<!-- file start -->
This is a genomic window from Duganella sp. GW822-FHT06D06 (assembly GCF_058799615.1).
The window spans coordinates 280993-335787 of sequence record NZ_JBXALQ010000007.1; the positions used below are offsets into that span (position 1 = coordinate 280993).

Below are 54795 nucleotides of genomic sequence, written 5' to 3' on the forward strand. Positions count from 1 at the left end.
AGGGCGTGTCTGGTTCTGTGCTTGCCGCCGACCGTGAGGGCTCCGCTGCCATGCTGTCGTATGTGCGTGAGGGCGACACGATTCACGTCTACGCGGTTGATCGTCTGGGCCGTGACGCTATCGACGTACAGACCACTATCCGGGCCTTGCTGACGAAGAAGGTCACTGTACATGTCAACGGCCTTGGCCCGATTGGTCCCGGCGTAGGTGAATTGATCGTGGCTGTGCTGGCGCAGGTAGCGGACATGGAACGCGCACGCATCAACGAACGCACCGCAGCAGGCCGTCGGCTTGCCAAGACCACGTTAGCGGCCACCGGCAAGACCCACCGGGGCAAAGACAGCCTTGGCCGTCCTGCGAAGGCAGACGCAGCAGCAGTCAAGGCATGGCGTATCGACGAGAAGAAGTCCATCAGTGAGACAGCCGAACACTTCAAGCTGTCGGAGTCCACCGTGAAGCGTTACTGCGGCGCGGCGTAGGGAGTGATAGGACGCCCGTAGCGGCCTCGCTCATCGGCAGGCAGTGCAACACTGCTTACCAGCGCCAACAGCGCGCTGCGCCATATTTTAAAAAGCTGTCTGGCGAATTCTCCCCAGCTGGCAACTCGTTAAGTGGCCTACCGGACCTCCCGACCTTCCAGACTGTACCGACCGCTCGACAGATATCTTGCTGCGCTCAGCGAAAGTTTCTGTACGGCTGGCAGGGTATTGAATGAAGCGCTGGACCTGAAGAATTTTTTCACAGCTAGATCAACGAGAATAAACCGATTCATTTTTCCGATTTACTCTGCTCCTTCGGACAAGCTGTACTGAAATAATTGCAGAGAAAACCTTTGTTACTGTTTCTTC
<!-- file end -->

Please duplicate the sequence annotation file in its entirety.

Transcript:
This is a genomic window from Duganella sp. GW822-FHT06D06 (assembly GCF_058799615.1).
The window spans coordinates 280993-335787 of sequence record NZ_JBXALQ010000007.1; the positions used below are offsets into that span (position 1 = coordinate 280993).

Below are 54795 nucleotides of genomic sequence, written 5' to 3' on the forward strand. Positions count from 1 at the left end.
AGGGCGTGTCTGGTTCTGTGCTTGCCGCCGACCGTGAGGGCTCCGCTGCCATGCTGTCGTATGTGCGTGAGGGCGACACGATTCACGTCTACGCGGTTGATCGTCTGGGCCGTGACGCTATCGACGTACAGACCACTATCCGGGCCTTGCTGACGAAGAAGGTCACTGTACATGTCAACGGCCTTGGCCCGATTGGTCCCGGCGTAGGTGAATTGATCGTGGCTGTGCTGGCGCAGGTAGCGGACATGGAACGCGCACGCATCAACGAACGCACCGCAGCAGGCCGTCGGCTTGCCAAGACCACGTTAGCGGCCACCGGCAAGACCCACCGGGGCAAAGACAGCCTTGGCCGTCCTGCGAAGGCAGACGCAGCAGCAGTCAAGGCATGGCGTATCGACGAGAAGAAGTCCATCAGTGAGACAGCCGAACACTTCAAGCTGTCGGAGTCCACCGTGAAGCGTTACTGCGGCGCGGCGTAGGGAGTGATAGGACGCCCGTAGCGGCCTCGCTCATCGGCAGGCAGTGCAACACTGCTTACCAGCGCCAACAGCGCGCTGCGCCATATTTTAAAAAGCTGTCTGGCGAATTCTCCCCAGCTGGCAACTCGTTAAGTGGCCTACCGGACCTCCCGACCTTCCAGACTGTACCGACCGCTCGACAGATATCTTGCTGCGCTCAGCGAAAGTTTCTGTACGGCTGGCAGGGTATTGAATGAAGCGCTGGACCTGAAGAATTTTTTCACAGCTAGATCAACGAGAATAAACCGATTCATTTTTCCGATTTACTCTGCTCCTTCGGACAAGCTGTACTGAAATAATTGCAGAGAAAACCTTTGTTACTGTTTCTTC